If you pay someone to take care of your dependent (defined as being under the age of 13 at the end of the tax year or incapable of self-care) in order to work or look for work, you may qualify for a credit of up to $1,050 or 35 percent of $3,000 of eligible expenses in 2014. For two or more qualifying dependents, you can claim up to 35 percent of $6,000 (or $2,100) of eligible expenses. For higher income earners the credit percentage is reduced, but not below 20 percent, regardless of the amount of adjusted gross income.

Individuals - Education

American Opportunity Tax Credit and Lifetime Learning Credits
The American Opportunity Tax Credit (formerly Hope Scholarship Credit) was extended to the end of 2017 by ATRA. The maximum credit is $2,500 per student. The Lifetime Learning Credit remains at $2,000 per return.

Interest on Educational Loans
In 2014 (as in 2013), the $2,500 maximum deduction for interest paid on student loans is no longer limited to interest paid during the first 60 months of repayment. The deduction is phased out for higher-income taxpayers with modified AGI of more than $65,000 ($130,000 joint filers).

Individuals - Retirement

Contribution Limits
The elective deferral (contribution) limit for employees who participate in 401(k), 403(b), most 457 plans, and the federal government's Thrift Savings Plan remains unchanged at $17,500. Contribution limits for SIMPLE plans remains unchanged at $12,000. The maximum compensation used to determine contributions increases to $260,000 (up $5,000 from 2013).

Income Phase-out Ranges
The deduction for taxpayers making contributions to a traditional IRA is phased out for singles and heads of household who are covered by an employer-sponsored retirement plan and have modified AGI between $60,000 and $70,000, up from $59,000 and $69,000 in 2013.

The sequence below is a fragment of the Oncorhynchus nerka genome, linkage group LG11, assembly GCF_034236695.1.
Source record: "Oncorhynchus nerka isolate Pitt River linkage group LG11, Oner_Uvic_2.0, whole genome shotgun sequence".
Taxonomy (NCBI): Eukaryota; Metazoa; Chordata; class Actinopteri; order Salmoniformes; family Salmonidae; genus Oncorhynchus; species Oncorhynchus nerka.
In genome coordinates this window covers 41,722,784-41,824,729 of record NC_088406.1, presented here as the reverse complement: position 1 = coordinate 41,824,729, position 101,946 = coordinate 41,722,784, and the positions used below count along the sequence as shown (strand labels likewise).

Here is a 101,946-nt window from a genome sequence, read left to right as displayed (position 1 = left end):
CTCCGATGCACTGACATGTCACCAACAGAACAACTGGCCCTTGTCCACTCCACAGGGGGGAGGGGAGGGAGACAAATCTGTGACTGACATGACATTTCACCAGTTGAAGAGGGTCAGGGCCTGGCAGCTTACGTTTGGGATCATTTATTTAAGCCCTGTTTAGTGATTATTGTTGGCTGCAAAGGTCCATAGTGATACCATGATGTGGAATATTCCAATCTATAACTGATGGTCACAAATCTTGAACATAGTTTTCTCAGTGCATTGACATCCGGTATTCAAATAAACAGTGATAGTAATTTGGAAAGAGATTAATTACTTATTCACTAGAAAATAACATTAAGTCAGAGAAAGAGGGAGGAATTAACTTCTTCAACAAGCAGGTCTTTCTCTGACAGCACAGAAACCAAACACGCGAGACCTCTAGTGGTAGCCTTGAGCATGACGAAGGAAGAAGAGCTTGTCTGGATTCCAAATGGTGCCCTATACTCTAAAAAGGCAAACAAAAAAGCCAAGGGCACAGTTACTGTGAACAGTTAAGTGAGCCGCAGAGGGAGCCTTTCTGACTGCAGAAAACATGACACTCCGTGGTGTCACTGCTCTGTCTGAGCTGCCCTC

For married couples filing jointly, in which the spouse who makes the IRA contribution is covered by an employer-sponsored retirement plan, the phase-out range is $96,000 to $116,000, up from $95,000 to $115,000. For an IRA contributor who is not covered by an employer-sponsored retirement plan and is married to someone who is covered, the deduction is phased out if the couple's modified AGI is between $181,000 and $191,000, up from $178,000 and $188,000.

The modified AGI phase-out range for taxpayers making contributions to a Roth IRA is $181,000 to $191,000 for married couples filing jointly, up from $178,000 to $188,000 in 2013. For singles and heads of household, the income phase-out range is $114,000 to $129,000, up from $112,000 to $127,000. For a married individual filing a separate return who is covered by a retirement plan, the phase-out range remains $0 to $10,000.

Saver's Credit
In 2014, the AGI limit for the saver's credit (also known as the retirement savings contribution credit) for low and moderate income workers is $60,000 for married couples filing jointly, up from $59,000 in 2013; $45,000 for heads of household, up from $44,250; and $30,000 for married individuals filing separately and for singles, up from $29,500.

Businesses

Standard Mileage Rates
The rate for business miles driven is 56 cents per mile for 2014, down from 56.5 cents per mile in 2013.

Section 179 Expensing
For 2014 the maximum Section 179 expense deduction for equipment purchases decreases to $25,000 of the first $200,000 of business property placed in service during 2014. The bonus depreciation of 50 percent is gone, as is the accelerated deduction, where businesses can expense the entire cost of qualified real property in the year of purchase.

Transportation Fringe Benefits
If you provide transportation fringe benefits to your employees, in 2014 the maximum monthly limitation for transportation in a commuter highway vehicle as well as any transit pass is $130 down from $245 in 2013. The monthly limitation for qualified parking is $250.

While this checklist outlines important tax changes for 2014, additional changes in tax law are more than likely to arise during the year ahead.

Don't hesitate to call us if you want to get an early start on tax planning for 2014. We're here to help!

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Ensuring Financial Success for Your Business

Can you point your company in the direction of financial success, step on the gas, and then sit back and wait to arrive at your destination?

Not quite. You can't let your business run on autopilot and expect good results. Any business owner knows you need to make numerous adjustments along the way - decisions about pricing, hiring, investments, and so on.

So, how do you handle the array of questions facing you?